It is my opinion that one can achieve freedom on the internets not by trying to replace the ISPs but by gradually taking the power away from the large centralized services and making the internet decentralized once again.
So you're more afraid of Zuckerberg than you are of obomba? Seems legit...


There are already positive signs as we see that more and more processing happens on the client-side. Javascript based apps that interface with some API in the cloud are becoming the norm. I would like to see this trend continue, a dumbing-down of the cloud with richer clients.
Ah, your real motive revealed. Good, at least from this we have less reason to suspect that you are a USAF sockpuppet bot.

Please forgive the rest of us that want to survive an all-out assault from our governments if we think this might be more important than the progress of Java-in-the-cloud. It's just our silly human nature to fear death and things like FEMA camps, you know.

Then again, if we're all dead and imprisoned, or even if the web is just turned off, who'll progress your precious javascript then?

Luke Parker
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September 11, 2013, 08:44:07 PM
 #66

Ah, your real motive revealed. Good, at least from this we have less reason to suspect that you are a USAF sockpuppet bot.

Please forgive the rest of us that want to survive an all-out assault from our governments if we think this might be more important than the progress of Java-in-the-cloud. It's just our silly human nature to fear death and things like FEMA camps, you know.

Then again, if we're all dead and imprisoned, or even if the web is just turned off, who'll progress your precious javascript then?

Perhaps I am not yet on the same fear-level as you but I think we share the motivation of wanting to decentralize things as a way of reclaiming power back from the government and large corporations.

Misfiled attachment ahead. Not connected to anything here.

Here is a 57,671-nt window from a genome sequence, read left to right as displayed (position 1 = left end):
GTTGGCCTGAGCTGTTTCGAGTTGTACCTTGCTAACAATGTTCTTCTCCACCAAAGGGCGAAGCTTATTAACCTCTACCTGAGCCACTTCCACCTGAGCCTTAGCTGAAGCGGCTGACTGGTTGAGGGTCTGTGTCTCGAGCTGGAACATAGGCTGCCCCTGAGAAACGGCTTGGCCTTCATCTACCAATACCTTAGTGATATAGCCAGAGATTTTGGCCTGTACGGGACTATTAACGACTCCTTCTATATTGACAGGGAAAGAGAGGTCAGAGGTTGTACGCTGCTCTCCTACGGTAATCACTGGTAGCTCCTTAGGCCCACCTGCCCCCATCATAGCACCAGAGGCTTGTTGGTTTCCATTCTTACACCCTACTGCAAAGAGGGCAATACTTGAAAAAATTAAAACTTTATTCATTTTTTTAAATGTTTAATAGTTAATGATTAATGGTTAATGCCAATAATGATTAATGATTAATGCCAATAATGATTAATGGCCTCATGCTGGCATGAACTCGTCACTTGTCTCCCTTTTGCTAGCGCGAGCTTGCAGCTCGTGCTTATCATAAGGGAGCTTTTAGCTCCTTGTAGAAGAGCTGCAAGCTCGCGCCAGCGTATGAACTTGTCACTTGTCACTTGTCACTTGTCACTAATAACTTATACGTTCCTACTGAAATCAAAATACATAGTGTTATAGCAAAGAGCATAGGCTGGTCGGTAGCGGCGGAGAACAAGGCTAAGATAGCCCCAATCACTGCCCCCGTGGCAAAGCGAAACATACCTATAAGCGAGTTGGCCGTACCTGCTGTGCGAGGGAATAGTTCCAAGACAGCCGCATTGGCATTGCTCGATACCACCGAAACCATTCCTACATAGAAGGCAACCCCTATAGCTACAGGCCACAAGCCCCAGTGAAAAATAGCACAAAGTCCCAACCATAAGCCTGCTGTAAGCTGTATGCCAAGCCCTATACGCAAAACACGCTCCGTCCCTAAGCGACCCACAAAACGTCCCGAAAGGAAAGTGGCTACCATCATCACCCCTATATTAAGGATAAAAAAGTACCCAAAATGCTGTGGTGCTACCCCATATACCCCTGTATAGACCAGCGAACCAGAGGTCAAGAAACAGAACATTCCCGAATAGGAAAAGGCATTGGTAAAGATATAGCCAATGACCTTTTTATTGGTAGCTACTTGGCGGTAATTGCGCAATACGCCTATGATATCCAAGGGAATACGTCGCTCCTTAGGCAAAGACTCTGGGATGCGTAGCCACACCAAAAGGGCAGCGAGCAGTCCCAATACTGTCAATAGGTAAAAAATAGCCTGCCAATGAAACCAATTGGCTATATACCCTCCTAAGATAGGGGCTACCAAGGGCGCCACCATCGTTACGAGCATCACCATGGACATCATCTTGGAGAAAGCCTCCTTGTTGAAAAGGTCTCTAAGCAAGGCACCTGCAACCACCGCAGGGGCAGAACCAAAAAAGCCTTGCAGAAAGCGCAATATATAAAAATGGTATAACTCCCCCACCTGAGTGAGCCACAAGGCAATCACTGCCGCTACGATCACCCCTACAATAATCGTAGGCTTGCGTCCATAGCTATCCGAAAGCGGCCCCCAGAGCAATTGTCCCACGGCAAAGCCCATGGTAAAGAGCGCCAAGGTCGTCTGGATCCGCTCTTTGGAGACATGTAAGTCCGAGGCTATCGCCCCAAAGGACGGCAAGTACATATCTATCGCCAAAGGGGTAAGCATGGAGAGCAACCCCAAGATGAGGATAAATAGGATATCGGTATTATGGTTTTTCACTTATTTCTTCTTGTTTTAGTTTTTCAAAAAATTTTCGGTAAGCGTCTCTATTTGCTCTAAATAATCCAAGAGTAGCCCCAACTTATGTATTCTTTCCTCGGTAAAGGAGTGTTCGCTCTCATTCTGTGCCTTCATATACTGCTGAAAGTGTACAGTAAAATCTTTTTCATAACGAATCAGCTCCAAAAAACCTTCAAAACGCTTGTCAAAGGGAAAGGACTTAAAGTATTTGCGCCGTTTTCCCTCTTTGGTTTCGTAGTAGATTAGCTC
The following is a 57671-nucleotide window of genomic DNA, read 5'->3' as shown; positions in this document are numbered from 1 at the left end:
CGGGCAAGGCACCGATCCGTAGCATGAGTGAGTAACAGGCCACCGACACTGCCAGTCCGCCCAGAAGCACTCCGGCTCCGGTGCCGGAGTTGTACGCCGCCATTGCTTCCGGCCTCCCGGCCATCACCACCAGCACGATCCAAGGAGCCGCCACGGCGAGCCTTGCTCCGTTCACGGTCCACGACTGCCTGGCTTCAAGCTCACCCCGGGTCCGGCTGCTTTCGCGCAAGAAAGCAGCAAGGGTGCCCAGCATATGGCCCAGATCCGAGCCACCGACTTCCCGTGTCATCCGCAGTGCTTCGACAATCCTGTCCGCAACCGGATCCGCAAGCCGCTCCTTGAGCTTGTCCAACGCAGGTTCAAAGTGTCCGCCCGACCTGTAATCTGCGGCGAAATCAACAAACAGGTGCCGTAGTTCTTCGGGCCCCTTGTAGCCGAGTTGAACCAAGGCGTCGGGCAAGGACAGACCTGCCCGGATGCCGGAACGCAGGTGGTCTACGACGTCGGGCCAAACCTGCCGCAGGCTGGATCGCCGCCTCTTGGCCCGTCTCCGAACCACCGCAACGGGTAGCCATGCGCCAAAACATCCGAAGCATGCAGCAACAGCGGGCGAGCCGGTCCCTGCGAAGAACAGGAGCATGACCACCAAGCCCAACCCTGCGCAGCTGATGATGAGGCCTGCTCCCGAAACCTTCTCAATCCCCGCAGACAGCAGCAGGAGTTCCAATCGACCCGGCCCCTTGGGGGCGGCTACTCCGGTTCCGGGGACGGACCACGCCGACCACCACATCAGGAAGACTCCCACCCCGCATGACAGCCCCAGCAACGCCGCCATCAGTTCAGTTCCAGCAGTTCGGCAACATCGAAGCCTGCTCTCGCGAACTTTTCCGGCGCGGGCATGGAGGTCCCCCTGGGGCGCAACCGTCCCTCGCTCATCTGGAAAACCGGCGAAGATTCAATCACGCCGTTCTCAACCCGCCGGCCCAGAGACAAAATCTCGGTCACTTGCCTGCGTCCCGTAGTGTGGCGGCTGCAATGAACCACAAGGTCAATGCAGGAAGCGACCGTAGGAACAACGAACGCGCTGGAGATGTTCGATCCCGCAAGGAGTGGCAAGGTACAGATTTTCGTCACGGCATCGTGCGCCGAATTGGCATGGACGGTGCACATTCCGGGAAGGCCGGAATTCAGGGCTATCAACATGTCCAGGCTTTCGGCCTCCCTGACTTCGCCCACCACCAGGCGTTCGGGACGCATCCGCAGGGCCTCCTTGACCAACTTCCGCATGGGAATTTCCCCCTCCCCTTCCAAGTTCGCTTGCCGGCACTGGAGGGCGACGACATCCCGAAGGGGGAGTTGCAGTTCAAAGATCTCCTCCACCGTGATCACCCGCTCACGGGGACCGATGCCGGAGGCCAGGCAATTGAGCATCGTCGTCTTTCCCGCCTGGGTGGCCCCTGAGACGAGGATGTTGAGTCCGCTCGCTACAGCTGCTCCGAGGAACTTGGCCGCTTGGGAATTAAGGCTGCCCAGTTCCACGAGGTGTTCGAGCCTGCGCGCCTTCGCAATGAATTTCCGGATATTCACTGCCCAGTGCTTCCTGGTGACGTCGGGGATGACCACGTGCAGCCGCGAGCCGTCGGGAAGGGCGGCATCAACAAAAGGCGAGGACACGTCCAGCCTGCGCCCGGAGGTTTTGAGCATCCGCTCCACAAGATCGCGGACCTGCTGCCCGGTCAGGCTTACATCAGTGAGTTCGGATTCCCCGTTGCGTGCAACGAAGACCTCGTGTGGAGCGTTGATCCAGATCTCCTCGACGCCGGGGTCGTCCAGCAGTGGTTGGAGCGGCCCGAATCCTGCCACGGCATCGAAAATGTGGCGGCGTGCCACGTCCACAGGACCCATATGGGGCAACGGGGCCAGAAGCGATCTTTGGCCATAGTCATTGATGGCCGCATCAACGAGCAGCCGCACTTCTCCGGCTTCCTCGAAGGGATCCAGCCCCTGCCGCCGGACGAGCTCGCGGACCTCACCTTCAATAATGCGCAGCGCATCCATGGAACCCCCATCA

At any rate, meshnets are not a complete solution. In order to stay safe on a meshnet, with all its NSA spies, you will still need the same crypto tools to securely communicate, publish and store your data.

These are the tools that we need right now and require significantly less investment than a global meshnet designed to survive the apocalypse Smiley

But hey I agree that the meshnet project is more fun.
BTCLuke
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September 12, 2013, 01:12:54 AM
 #67

At any rate, meshnets are not a complete solution. In order to stay safe on a meshnet, with all its NSA spies, you will still need the same crypto tools to securely communicate, publish and store your data.

These are the tools that we need right now and require significantly less investment than a global meshnet designed to survive the apocalypse Smiley
There is a HUGE difference between having no privacy and having no ability to speak.

Encryption fights the former, meshnet fights the latter.

Luke Parker
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April 07, 2015, 06:00:16 PM
 #68

Project Meshnet was mentioned, but there are a bunch of technologies that are being developed in the whole decentralization movement. I've been following this site: http://redecentralize.org/

They keep a pretty comprehensive list of all the projects here: https://github.com/redecentralize/alternative-internet

A lot of interesting stuff to read. Enjoy!